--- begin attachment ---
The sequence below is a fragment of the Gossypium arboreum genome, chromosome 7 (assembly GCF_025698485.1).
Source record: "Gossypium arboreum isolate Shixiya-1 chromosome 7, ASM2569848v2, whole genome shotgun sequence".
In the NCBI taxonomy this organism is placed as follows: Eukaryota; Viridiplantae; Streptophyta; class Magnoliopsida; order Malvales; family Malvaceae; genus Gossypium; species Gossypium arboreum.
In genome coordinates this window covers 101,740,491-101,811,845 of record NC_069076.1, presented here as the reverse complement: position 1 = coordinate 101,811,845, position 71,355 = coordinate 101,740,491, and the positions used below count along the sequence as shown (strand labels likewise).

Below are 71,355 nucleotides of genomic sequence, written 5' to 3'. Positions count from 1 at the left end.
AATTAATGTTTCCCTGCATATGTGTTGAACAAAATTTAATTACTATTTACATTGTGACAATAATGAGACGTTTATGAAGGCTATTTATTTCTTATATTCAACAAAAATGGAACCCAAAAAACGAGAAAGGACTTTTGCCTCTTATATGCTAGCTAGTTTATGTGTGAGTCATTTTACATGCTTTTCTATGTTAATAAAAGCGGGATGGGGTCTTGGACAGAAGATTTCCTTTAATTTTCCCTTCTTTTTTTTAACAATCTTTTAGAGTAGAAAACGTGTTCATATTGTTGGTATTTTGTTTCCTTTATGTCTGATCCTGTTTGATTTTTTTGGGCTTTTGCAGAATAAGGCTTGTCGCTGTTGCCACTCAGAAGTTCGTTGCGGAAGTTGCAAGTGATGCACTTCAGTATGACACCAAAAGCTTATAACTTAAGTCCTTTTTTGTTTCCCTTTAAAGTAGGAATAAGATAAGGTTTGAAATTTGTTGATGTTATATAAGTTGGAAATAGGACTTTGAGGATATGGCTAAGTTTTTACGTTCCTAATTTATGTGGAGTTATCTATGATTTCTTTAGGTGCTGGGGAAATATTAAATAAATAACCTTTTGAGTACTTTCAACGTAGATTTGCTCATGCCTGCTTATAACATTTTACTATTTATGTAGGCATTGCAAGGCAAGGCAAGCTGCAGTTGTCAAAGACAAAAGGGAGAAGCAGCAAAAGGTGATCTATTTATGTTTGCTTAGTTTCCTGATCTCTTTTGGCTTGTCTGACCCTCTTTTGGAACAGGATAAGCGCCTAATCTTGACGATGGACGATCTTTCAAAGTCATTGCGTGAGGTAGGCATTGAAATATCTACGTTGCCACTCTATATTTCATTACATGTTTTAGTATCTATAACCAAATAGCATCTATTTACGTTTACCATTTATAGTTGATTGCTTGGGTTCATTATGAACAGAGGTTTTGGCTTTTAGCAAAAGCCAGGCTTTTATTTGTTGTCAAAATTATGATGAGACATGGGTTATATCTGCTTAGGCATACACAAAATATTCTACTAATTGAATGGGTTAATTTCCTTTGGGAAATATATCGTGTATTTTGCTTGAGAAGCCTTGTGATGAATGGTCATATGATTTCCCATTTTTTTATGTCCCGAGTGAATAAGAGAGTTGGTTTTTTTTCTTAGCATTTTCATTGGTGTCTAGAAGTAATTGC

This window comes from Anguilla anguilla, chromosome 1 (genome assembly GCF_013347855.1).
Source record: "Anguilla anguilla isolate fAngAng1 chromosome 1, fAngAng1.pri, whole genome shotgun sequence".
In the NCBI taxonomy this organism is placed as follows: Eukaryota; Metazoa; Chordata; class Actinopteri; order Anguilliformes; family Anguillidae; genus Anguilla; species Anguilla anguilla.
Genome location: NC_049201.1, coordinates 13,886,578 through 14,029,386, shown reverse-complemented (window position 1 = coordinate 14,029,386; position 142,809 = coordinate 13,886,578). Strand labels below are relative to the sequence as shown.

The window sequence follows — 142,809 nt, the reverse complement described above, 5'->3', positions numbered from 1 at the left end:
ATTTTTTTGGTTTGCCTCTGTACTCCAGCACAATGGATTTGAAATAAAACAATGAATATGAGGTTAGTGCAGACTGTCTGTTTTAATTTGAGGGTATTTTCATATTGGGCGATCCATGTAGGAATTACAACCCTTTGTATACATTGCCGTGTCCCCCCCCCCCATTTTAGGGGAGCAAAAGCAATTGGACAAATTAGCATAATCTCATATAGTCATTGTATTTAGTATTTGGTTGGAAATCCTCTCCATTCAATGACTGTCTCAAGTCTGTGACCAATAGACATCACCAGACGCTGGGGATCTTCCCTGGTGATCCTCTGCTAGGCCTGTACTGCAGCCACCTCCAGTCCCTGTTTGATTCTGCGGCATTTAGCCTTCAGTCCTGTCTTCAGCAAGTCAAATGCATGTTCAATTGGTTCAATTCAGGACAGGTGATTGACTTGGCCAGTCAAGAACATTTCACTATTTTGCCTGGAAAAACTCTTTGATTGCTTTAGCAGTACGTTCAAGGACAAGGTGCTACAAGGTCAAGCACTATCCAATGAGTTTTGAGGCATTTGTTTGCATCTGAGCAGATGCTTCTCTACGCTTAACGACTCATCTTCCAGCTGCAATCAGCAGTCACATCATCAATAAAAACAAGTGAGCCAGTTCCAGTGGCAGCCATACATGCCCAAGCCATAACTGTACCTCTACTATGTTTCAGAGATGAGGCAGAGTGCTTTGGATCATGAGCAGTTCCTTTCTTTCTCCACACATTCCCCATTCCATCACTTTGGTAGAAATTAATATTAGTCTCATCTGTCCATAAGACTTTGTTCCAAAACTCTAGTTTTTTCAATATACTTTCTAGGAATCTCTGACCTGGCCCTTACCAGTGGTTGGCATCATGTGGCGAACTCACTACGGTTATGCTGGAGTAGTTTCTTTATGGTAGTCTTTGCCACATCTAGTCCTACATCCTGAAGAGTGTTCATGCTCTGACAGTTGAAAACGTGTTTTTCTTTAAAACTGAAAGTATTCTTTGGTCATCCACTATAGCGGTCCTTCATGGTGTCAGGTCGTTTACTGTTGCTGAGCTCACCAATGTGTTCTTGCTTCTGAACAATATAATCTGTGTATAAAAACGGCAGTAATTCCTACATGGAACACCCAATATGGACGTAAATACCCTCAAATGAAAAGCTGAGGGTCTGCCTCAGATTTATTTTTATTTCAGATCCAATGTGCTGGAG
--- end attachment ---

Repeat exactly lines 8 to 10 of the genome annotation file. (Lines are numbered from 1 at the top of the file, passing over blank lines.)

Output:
Source record: "Anguilla anguilla isolate fAngAng1 chromosome 1, fAngAng1.pri, whole genome shotgun sequence".
In the NCBI taxonomy this organism is placed as follows: Eukaryota; Metazoa; Chordata; class Actinopteri; order Anguilliformes; family Anguillidae; genus Anguilla; species Anguilla anguilla.
Genome location: NC_049201.1, coordinates 13,886,578 through 14,029,386, shown reverse-complemented (window position 1 = coordinate 14,029,386; position 142,809 = coordinate 13,886,578). Strand labels below are relative to the sequence as shown.